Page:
Our world is made of atoms and molecules, but even with the most powerful microscopes we can only see snapshots, never how they move and interact with each other. To model how atoms behave, researchers have been using plastic particles in weightlessness.
The Plasma Kristall experiments have been slow-cooking since 1998 using the same recipe: mix electrically charged gas in a sealed container with particles so small they would pass through a coffee filter. Perform the experiment in ‘weightlessness’ to keep the particles suspended. Apply electrical current in a plasma-filled tube to coax the particles to behave like atoms and form three-dimensional crystal structures.
This ‘recipe’ comes from a European-Russian collaboration that started running experiments on parabolic flights, then ventured farther into space on sounding rockets followed by experiments on the Mir space station, which have been continued on the International Space Station since 2001.
Doing this research on Earth is not possible – Plasma Kristall models atomic interactions on a larger scale, making their motion visible to us.
In 2017, a problem with the valve that regulates the gas flow forced an 18-month pause in the experiment. A refurbished valve allowed Plasma Kristall-4 (or PK-4) to resume operations in November 2018.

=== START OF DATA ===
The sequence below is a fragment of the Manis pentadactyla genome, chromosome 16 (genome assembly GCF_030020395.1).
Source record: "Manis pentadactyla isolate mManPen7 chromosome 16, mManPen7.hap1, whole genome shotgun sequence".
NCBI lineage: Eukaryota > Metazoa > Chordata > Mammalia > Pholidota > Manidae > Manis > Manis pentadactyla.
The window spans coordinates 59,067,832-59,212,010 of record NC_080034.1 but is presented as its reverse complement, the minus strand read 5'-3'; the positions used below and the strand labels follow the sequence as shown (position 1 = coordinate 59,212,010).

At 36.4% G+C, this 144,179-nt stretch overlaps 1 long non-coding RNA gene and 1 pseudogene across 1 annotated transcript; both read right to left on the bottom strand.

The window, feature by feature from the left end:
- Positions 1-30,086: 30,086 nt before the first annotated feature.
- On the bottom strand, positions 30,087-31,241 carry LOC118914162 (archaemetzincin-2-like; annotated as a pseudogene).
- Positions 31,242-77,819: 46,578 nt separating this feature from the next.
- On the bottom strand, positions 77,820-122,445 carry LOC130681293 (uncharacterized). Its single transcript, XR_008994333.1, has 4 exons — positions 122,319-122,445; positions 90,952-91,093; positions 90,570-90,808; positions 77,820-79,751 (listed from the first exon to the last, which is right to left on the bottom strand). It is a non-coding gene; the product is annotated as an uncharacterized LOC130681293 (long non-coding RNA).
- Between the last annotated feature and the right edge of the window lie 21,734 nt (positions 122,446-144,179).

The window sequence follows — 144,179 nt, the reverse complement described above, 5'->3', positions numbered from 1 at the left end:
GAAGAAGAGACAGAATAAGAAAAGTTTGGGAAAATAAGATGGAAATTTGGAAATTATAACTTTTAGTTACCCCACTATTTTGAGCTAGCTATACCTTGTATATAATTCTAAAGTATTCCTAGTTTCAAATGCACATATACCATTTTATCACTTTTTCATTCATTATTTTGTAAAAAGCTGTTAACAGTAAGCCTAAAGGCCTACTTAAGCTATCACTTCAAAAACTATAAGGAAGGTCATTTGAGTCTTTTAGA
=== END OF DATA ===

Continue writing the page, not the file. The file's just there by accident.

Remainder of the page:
Proxy atoms, gas and laser
A plasma is an electrically charged gas, somewhat like lightning, that rarely occurs on Earth. It is considered to be the fourth state of matter, distinct from gas, liquids and solids. Plasma for the PK-4 experiment is created with neon or argon gas in tubes that make particles electrically charged.
Scientists excite the particles with electrical fields, a laser and changes in temperature to get them to move them in the plasma.
These manipulations cause the proxy atoms to interact strongly, leading to organised structures – plasma crystals. The plastic particles in PK-4 bond or repulse each other just as atoms do on Earth in fluid state.
By adjusting the voltage across the experiment chamber scientists can tailor their interactions, and observe each particle as if in slow motion. Using PK-4, researchers across the world can follow how an object melts, how waves spread in fluids and how currents change at the atomic level.
The science campaigns cover phase transitions, microscopic motions and shear forces. Shear forces are a hot topic in fundamental physics as they define air pressure along an aircraft wing for example.
The future of plasma
This research is offering theoretical knowledge for future scientists and engineers, and its implications will be evident in future generations.
A team of scientists has already made use of the knowhow gained from developing the experiment, to build plasma devices that disinfect wounds at room temperature. This revolution in healthcare has many practical applications, from food hygiene to treatment of skin diseases, water purification and even neutralising bad odours.